Effect of Enteral Vitamin A on Fecal Calprotectin in Extreme
Vitamin A contains immune-modulating and anti-inflammatory effects. Researchers have examined whether fecal calprotectin is a sign of intestinal inflammation, as a whole, as a supplement to water-soluble vitamin A for preterm newborns.

This was a prospective observational study nested in a randomized, double-blind, placebo-controlled clinical trial investigating enteral vitamin A (5,000 IU/day) for reducing the severity of bronchopulmonary dysplasia (BPD) in extremely preterm infants. Fecal calprotectin levels were measured using enzyme-linked immunosorbent assay after 28 days of Vitamin A or placebo supplementation.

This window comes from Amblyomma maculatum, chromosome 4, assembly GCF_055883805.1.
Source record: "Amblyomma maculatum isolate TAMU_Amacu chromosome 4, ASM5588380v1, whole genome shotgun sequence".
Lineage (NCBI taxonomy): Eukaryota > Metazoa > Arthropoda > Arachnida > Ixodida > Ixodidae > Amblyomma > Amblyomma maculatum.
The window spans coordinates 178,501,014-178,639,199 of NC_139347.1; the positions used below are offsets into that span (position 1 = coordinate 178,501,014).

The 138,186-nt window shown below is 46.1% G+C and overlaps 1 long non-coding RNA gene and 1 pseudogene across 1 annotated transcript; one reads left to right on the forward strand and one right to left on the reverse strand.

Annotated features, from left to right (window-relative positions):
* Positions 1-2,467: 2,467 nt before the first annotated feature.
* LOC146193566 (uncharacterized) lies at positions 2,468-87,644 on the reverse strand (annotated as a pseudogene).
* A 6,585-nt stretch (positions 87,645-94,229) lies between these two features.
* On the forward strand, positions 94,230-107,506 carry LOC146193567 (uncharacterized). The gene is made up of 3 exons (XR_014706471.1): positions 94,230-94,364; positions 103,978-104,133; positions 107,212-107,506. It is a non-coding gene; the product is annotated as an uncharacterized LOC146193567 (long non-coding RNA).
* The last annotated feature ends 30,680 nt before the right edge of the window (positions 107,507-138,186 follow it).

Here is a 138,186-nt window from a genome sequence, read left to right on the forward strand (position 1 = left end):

--Fecal calprotectin was measured in 66 infants (Vitamin A: 33, Placebo: 33). The mean (standard deviation) gestational age, birth weight, and factors influencing fecal calprotectin levels were comparable between the vitamin A versus placebo group infants.

--All infants were exclusively fed with mother’s or donor’s human breast milk if mother’s milk was unavailable using a standardized feeding regimen and received prophylactic probiotic supplementation.

--Fecal calprotectin levels were not significantly different between vitamin A (152) and placebo groups (179).

--Two infants in the vitamin A group developed definite necrotizing enterocolitis compared to none in the placebo group. Incidence of BPD at 36 weeks postmenstrual age was similar between the groups.

Conclusively, the fecal calprotectins in extremely preterm newborns were not affected by the enteral supplementation with water-soluble vitamin A.

Source: https://www.karger.com/Article/Abstract/518680